The proposed new HomeBuilder scheme announced on 4 June 2020, will complement existing State and Territory First Home Owner Grant programs, stamp duty concessions and other grant schemes, as well as the Federal First Home Loan Deposit and First Home Super Saver Schemes.
Although not specifically targeted at first-home buyers, the Government expects the HomeBuilder grant will be popular with first-home buyers looking to buy a house and land package, as well as growing families upgrading to a bigger new home. It could also spark interest for retirees who might see this as a trigger to downsize their home, using the grant to help purchase a new smaller apartment or unit, and potentially the money saved to invest into their retirement fund.
As with any Government grant program, there are rules around who is eligible and the type of renovations or properties you can use the money for. To help you work out whether the HomeBuilder grant is for you, we’ve put together a simple checklist to makes things easier.
The first and most simple criteria for the HomeBuilder grant is that you must be an owner-occupier. If you tick that box, and you’re someone looking to build or renovate your home, you must also meet the following criteria.
The Government has defined strict price caps for renovations and new builds to ensure the HomeBuilder scheme sits in-line with other programs already operating in Australia.
In addition, all building contracts must be entered into at arm’s length. This means the builder you choose cannot be a relative for example, and you cannot be an owner-builder.
Good news – this is the most flexible part of the HomeBuilder scheme. Whether you own a house or apartment, or you’re buying a new house and land package or a property off-the-plan, all are eligible types of dwelling.
However, you must live in (or plan to live in) the property, ie you’re an owner-occupier. The HomeBuilder grant is not available to investors looking to renovate or those wanting to build a new home to use as an investment property.
In simple terms, the renovations you undertake must improve the liveability, accessibility or safety of your home. And the changes or additions must be connected to the main property.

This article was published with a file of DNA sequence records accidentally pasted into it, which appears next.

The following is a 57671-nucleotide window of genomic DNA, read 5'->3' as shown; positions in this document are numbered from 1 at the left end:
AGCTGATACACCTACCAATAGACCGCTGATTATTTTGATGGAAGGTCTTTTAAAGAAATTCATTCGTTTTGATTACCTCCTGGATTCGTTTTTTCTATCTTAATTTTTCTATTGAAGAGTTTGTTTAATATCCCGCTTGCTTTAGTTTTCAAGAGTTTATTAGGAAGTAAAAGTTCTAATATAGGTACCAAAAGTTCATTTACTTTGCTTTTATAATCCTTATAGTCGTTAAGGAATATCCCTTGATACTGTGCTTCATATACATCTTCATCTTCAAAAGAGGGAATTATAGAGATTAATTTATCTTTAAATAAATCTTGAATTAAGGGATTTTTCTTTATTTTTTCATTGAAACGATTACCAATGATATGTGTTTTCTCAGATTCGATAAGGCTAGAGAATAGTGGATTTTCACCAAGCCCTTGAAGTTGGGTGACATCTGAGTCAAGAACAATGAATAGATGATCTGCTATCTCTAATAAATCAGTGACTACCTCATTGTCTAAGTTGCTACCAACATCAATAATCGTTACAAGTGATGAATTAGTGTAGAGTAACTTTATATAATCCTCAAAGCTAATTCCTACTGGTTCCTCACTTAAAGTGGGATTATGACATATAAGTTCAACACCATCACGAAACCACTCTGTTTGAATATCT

While there isn’t an exhaustive list of do’s and don’ts, here are a few things that aren’t considered improvements.
Given that the scale of required renovations far exceeds just painting walls and replacing carpets, the work must be carried out by a licensed or registered builder. Also, the terms of any contract should be commercially reasonable and the contract price should reflect fair market value and not be inflated to ensure it fits within the imposed price boundaries.
The HomeBuilder grant is only available for a limited time, so if you’re thinking of applying there’s no time to lose. There are a couple of important dates you should be aware of.
The challenge for many people will be that planning for major renovations or building takes time. It’s a process that involves several decision-makers, along with the time taken to produce the relevant architectural plans and seek council approval.
So, while potential homeowners are keen to take advantage of the scheme, the short time period associated with the HomeBuilder grant may make it difficult to access if you weren’t already planning to build or renovate anyway.
At this time, the HomeBuilder scheme has still to pass through Parliament. You'll be able to apply when the Government of the relevant State or Territory where your property is, signs the National Partnership Agreement with the Commonwealth Government.
The best way to keep up to date with when applications are open and how to apply is via your relevant State or Territory authority.
This article was prepared by BT, a part of Westpac Banking Corporation ABN 33 007 457 141, AFSL and Australian Credit Licence 233714. This information is current as at 29 June 2020. This article provides an overview or summary only and it should not be considered a comprehensive statement on any matter or relied upon as such. The article does not constitute financial product advice, and before acting on it, you should seek independent advice about its appropriateness to your objectives, financial situation and needs.
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